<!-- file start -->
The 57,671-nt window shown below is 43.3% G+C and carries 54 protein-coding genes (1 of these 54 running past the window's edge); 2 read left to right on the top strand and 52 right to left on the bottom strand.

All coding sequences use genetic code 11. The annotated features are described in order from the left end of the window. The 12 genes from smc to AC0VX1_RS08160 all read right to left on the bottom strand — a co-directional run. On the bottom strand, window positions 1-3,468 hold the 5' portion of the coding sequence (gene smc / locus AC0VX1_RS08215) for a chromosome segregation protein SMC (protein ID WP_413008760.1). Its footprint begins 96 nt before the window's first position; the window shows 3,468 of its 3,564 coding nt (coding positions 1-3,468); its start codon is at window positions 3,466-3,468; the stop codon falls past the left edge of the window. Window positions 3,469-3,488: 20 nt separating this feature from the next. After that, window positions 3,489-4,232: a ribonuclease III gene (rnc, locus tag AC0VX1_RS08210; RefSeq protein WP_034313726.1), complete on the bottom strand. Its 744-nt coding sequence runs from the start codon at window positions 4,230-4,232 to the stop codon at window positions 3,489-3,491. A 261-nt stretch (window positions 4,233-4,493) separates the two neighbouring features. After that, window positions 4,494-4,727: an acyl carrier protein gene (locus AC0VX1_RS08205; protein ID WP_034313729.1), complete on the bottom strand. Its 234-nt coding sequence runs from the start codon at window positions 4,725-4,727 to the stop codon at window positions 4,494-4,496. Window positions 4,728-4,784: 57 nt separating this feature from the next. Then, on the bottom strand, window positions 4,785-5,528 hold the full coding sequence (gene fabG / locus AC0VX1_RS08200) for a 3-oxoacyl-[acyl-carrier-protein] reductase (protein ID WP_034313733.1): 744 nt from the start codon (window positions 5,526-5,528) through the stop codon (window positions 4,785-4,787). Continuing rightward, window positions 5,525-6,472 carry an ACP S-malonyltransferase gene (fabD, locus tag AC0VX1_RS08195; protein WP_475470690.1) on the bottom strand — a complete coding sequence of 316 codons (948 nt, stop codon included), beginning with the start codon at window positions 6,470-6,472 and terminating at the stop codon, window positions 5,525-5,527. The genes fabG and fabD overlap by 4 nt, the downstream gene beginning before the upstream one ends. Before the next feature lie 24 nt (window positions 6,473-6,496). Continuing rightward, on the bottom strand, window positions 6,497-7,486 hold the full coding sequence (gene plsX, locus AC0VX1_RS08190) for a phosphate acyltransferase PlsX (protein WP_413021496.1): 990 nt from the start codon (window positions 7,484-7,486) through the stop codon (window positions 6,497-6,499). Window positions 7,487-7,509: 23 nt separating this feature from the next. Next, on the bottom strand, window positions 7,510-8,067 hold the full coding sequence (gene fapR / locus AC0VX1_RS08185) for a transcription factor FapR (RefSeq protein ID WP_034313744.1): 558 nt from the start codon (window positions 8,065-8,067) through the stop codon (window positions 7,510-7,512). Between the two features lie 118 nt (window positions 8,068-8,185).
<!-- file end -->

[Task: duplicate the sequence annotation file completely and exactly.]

The 57,671-nt window shown below is 43.3% G+C and carries 54 protein-coding genes (1 of these 54 running past the window's edge); 2 read left to right on the top strand and 52 right to left on the bottom strand.

All coding sequences use genetic code 11. The annotated features are described in order from the left end of the window. The 12 genes from smc to AC0VX1_RS08160 all read right to left on the bottom strand — a co-directional run. On the bottom strand, window positions 1-3,468 hold the 5' portion of the coding sequence (gene smc / locus AC0VX1_RS08215) for a chromosome segregation protein SMC (protein ID WP_413008760.1). Its footprint begins 96 nt before the window's first position; the window shows 3,468 of its 3,564 coding nt (coding positions 1-3,468); its start codon is at window positions 3,466-3,468; the stop codon falls past the left edge of the window. Window positions 3,469-3,488: 20 nt separating this feature from the next. After that, window positions 3,489-4,232: a ribonuclease III gene (rnc, locus tag AC0VX1_RS08210; RefSeq protein WP_034313726.1), complete on the bottom strand. Its 744-nt coding sequence runs from the start codon at window positions 4,230-4,232 to the stop codon at window positions 3,489-3,491. A 261-nt stretch (window positions 4,233-4,493) separates the two neighbouring features. After that, window positions 4,494-4,727: an acyl carrier protein gene (locus AC0VX1_RS08205; protein ID WP_034313729.1), complete on the bottom strand. Its 234-nt coding sequence runs from the start codon at window positions 4,725-4,727 to the stop codon at window positions 4,494-4,496. Window positions 4,728-4,784: 57 nt separating this feature from the next. Then, on the bottom strand, window positions 4,785-5,528 hold the full coding sequence (gene fabG / locus AC0VX1_RS08200) for a 3-oxoacyl-[acyl-carrier-protein] reductase (protein ID WP_034313733.1): 744 nt from the start codon (window positions 5,526-5,528) through the stop codon (window positions 4,785-4,787). Continuing rightward, window positions 5,525-6,472 carry an ACP S-malonyltransferase gene (fabD, locus tag AC0VX1_RS08195; protein WP_475470690.1) on the bottom strand — a complete coding sequence of 316 codons (948 nt, stop codon included), beginning with the start codon at window positions 6,470-6,472 and terminating at the stop codon, window positions 5,525-5,527. The genes fabG and fabD overlap by 4 nt, the downstream gene beginning before the upstream one ends. Before the next feature lie 24 nt (window positions 6,473-6,496). Continuing rightward, on the bottom strand, window positions 6,497-7,486 hold the full coding sequence (gene plsX, locus AC0VX1_RS08190) for a phosphate acyltransferase PlsX (protein WP_413021496.1): 990 nt from the start codon (window positions 7,484-7,486) through the stop codon (window positions 6,497-6,499). Window positions 7,487-7,509: 23 nt separating this feature from the next. Next, on the bottom strand, window positions 7,510-8,067 hold the full coding sequence (gene fapR / locus AC0VX1_RS08185) for a transcription factor FapR (RefSeq protein ID WP_034313744.1): 558 nt from the start codon (window positions 8,065-8,067) through the stop codon (window positions 7,510-7,512). Between the two features lie 118 nt (window positions 8,068-8,185).